Consumer advocacy group Public Knowledge says telecommunications giants should get a streamlined video franchising law as a way to compete with cable-television providers — as long as they also agree to a law that would prohibit them from discriminating against competing Web content and services.
Telecom giants including Verizon Communications Inc. and AT&T Inc. shouldn’t have to go through a process of applying for thousands of local video franchise agreements, said Gigi Sohn, president of Public Knowledge. A national franchise law would “bring more competition to market faster, resulting in greater consumer choice and lower prices,” she said Wednesday during a U.S. Senate Commerce, Science and Transportation Committee hearing.
But the large telecom carriers must also accept a law prohibiting them from discriminating against content from competitors, Sohn said. Public Knowledge and other consumer advocates are pushing for a so-called net neutrality law, but telecom providers say such a law is unnecessary.
At the same time, BellSouth Corp. officials say they are considering a business plan that would call for selling an add-on service to Web-based businesses that would provide faster, better quality connections to customers — a practice that advocacy groups believe is discriminatory.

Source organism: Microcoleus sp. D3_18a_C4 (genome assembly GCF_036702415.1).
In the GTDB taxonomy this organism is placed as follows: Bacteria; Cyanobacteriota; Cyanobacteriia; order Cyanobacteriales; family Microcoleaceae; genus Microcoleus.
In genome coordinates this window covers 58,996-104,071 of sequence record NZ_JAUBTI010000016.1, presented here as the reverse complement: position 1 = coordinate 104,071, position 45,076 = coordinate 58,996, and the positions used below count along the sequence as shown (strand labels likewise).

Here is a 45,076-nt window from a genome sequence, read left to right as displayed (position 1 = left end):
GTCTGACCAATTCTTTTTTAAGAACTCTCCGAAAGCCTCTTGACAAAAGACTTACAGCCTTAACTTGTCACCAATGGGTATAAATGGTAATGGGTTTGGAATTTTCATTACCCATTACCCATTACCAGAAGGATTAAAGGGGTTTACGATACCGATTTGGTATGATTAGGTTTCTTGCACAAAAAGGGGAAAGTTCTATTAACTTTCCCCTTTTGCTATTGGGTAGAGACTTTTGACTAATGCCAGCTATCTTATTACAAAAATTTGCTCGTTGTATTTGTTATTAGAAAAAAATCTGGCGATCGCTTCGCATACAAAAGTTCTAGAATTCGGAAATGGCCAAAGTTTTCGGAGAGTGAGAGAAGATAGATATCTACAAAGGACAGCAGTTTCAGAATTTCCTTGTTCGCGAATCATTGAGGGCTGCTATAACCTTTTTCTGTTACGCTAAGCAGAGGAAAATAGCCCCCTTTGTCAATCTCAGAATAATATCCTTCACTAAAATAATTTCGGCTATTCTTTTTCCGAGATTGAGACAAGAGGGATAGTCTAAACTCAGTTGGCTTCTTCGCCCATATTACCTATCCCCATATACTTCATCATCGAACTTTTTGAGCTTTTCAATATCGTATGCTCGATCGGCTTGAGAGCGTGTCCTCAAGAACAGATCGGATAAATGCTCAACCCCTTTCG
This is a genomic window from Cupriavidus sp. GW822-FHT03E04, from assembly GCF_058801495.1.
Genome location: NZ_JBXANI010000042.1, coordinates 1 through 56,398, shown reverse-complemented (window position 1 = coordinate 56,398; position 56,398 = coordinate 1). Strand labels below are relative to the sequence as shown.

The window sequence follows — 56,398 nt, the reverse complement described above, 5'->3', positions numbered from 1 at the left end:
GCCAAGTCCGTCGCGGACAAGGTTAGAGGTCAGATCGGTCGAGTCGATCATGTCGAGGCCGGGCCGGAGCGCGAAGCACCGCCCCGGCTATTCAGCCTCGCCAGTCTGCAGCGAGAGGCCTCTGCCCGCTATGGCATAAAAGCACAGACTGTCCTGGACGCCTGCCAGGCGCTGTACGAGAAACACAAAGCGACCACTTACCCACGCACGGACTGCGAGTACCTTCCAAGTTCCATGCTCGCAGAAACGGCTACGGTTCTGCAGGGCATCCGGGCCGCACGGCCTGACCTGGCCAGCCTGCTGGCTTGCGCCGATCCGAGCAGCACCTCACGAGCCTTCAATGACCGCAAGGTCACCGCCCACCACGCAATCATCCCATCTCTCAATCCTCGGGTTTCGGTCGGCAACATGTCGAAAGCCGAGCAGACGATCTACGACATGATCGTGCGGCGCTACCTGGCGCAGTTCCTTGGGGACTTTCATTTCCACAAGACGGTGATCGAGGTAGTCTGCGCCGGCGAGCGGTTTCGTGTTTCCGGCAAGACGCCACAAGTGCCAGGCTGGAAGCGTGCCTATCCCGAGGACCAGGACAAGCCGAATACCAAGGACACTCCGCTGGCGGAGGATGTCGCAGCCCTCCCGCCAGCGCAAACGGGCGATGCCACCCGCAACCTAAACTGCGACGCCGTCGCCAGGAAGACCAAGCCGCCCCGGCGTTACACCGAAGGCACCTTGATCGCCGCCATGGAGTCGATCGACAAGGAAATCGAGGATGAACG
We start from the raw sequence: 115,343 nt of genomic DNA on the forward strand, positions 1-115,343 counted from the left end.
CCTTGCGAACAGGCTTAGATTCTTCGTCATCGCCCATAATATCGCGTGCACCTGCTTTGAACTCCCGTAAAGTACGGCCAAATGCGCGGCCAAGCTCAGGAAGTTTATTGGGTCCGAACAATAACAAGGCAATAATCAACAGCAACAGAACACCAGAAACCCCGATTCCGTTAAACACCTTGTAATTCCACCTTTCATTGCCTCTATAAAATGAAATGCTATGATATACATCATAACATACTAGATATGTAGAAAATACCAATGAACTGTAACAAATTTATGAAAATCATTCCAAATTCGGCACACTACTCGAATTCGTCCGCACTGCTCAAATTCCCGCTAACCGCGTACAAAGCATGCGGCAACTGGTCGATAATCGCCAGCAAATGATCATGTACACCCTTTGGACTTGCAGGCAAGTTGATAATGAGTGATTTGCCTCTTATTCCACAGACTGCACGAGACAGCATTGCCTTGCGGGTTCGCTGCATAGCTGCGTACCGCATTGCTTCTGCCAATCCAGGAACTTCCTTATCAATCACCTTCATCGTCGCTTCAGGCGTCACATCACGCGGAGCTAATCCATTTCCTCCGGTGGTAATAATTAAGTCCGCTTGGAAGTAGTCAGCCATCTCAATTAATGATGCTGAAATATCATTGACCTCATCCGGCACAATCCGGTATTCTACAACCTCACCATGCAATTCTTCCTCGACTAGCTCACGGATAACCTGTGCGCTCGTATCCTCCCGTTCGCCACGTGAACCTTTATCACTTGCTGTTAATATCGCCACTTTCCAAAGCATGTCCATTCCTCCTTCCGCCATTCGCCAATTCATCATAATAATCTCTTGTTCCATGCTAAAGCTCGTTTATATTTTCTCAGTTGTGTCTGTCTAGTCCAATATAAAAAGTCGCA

AT&T this week filed comments with the U.S. Federal Communications Commission (FCC), urging the authority to streamline the franchise process as it begins examining franchise agreements. Ameritech New Media Inc., trying to get video franchises in the 1990s, took five years to get 115 agreements, AT&T noted.
At the same rate, it would take AT&T 65 years for its projected video rollout, Robert Quinn, AT&T’s senior vice president for federal relations, said in a statement. “It is time to remove those barriers to investment and competition,” he said.
Sohn agreed, but said in exchange, consumers should get protections against Web content discrimination from the large telecom and cable broadband providers. “Should Congress grant video providers the extraordinary regulatory relief represented by national broadband video franchises — turning nearly 40 years of local control of video services on its head — Congress must also ensure net neutrality,” she said. “Such a policy would ensure that those same companies make their broadband networks available to all applications, content and service providers on a nondiscriminatory basis.”
AT&T and Verizon spokesmen didn’t immediately respond to requests for comment on Sohn’s idea.
For related CIO coverage, read Vinton Cerf: Internet Neutrality Law Needed.
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-Grant Gross, IDG News Service